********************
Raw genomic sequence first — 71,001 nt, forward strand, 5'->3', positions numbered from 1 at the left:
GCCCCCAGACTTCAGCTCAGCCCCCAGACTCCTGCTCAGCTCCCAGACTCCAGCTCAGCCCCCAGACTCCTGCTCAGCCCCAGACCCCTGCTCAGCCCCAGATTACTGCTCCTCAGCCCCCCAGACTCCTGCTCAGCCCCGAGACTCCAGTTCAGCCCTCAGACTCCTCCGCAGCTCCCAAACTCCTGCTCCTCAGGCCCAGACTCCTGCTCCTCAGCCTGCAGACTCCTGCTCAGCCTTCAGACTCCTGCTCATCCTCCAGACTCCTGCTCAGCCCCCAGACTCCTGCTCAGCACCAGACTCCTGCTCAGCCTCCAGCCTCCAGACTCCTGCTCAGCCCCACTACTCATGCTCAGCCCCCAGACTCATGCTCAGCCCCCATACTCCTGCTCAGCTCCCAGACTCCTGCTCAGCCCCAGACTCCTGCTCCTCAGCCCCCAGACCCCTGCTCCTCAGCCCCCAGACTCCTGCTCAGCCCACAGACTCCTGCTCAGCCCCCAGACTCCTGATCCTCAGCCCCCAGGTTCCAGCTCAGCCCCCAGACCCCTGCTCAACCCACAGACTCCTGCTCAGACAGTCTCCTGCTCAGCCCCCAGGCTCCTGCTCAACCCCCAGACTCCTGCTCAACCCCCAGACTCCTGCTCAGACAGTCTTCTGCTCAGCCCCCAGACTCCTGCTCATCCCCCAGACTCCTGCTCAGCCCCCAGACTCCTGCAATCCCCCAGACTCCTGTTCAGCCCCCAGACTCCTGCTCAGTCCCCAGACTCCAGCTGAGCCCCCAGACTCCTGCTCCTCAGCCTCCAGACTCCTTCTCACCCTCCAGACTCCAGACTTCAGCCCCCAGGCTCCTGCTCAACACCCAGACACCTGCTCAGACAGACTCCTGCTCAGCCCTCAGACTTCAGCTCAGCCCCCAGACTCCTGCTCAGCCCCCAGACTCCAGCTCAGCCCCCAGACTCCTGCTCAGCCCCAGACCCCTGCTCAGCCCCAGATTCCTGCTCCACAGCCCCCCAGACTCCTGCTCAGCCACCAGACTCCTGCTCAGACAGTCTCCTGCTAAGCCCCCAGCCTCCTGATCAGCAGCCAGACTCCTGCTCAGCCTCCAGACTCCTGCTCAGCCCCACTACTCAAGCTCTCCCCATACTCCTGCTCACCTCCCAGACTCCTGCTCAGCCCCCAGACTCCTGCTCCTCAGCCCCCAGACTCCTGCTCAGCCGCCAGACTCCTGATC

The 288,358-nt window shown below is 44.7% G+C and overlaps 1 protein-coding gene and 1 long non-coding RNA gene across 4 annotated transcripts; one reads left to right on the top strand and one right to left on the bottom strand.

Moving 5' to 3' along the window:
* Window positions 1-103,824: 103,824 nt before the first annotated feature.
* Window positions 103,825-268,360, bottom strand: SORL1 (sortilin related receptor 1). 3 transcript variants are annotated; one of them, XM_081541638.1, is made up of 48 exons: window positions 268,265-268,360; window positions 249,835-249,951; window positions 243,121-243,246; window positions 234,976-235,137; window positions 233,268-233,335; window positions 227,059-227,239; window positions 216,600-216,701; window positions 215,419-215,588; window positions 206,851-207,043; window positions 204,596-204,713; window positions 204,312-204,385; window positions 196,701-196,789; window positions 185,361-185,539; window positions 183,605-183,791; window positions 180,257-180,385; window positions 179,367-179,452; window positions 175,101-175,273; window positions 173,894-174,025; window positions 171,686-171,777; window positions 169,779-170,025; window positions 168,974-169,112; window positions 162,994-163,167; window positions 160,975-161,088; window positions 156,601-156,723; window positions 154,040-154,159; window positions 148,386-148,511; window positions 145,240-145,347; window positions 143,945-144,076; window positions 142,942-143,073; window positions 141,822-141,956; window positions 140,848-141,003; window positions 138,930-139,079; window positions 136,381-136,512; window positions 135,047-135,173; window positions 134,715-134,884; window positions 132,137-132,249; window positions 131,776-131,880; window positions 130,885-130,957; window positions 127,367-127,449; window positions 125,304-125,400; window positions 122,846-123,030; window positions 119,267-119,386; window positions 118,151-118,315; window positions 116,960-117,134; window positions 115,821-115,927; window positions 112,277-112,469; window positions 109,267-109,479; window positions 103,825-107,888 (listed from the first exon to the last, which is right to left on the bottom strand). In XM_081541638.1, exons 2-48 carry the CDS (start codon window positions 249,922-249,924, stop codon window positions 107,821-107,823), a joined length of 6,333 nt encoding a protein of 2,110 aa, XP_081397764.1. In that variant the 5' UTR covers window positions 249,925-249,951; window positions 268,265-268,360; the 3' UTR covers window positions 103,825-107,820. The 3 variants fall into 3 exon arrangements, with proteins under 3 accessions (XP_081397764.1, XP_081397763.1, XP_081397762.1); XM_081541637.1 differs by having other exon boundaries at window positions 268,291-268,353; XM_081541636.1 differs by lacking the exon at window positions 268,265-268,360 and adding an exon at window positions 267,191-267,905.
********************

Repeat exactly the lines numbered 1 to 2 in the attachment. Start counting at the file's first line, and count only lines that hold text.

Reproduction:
Raw genomic sequence first — 71,001 nt, forward strand, 5'->3', positions numbered from 1 at the left:
GCCCCCAGACTTCAGCTCAGCCCCCAGACTCCTGCTCAGCTCCCAGACTCCAGCTCAGCCCCCAGACTCCTGCTCAGCCCCAGACCCCTGCTCAGCCCCAGATTACTGCTCCTCAGCCCCCCAGACTCCTGCTCAGCCCCGAGACTCCAGTTCAGCCCTCAGACTCCTCCGCAGCTCCCAAACTCCTGCTCCTCAGGCCCAGACTCCTGCTCCTCAGCCTGCAGACTCCTGCTCAGCCTTCAGACTCCTGCTCATCCTCCAGACTCCTGCTCAGCCCCCAGACTCCTGCTCAGCACCAGACTCCTGCTCAGCCTCCAGCCTCCAGACTCCTGCTCAGCCCCACTACTCATGCTCAGCCCCCAGACTCATGCTCAGCCCCCATACTCCTGCTCAGCTCCCAGACTCCTGCTCAGCCCCAGACTCCTGCTCCTCAGCCCCCAGACCCCTGCTCCTCAGCCCCCAGACTCCTGCTCAGCCCACAGACTCCTGCTCAGCCCCCAGACTCCTGATCCTCAGCCCCCAGGTTCCAGCTCAGCCCCCAGACCCCTGCTCAACCCACAGACTCCTGCTCAGACAGTCTCCTGCTCAGCCCCCAGGCTCCTGCTCAACCCCCAGACTCCTGCTCAACCCCCAGACTCCTGCTCAGACAGTCTTCTGCTCAGCCCCCAGACTCCTGCTCATCCCCCAGACTCCTGCTCAGCCCCCAGACTCCTGCAATCCCCCAGACTCCTGTTCAGCCCCCAGACTCCTGCTCAGTCCCCAGACTCCAGCTGAGCCCCCAGACTCCTGCTCCTCAGCCTCCAGACTCCTTCTCACCCTCCAGACTCCAGACTTCAGCCCCCAGGCTCCTGCTCAACACCCAGACACCTGCTCAGACAGACTCCTGCTCAGCCCTCAGACTTCAGCTCAGCCCCCAGACTCCTGCTCAGCCCCCAGACTCCAGCTCAGCCCCCAGACTCCTGCTCAGCCCCAGACCCCTGCTCAGCCCCAGATTCCTGCTCCACAGCCCCCCAGACTCCTGCTCAGCCACCAGACTCCTGCTCAGACAGTCTCCTGCTAAGCCCCCAGCCTCCTGATCAGCAGCCAGACTCCTGCTCAGCCTCCAGACTCCTGCTCAGCCCCACTACTCAAGCTCTCCCCATACTCCTGCTCACCTCCCAGACTCCTGCTCAGCCCCCAGACTCCTGCTCCTCAGCCCCCAGACTCCTGCTCAGCCGCCAGACTCCTGATC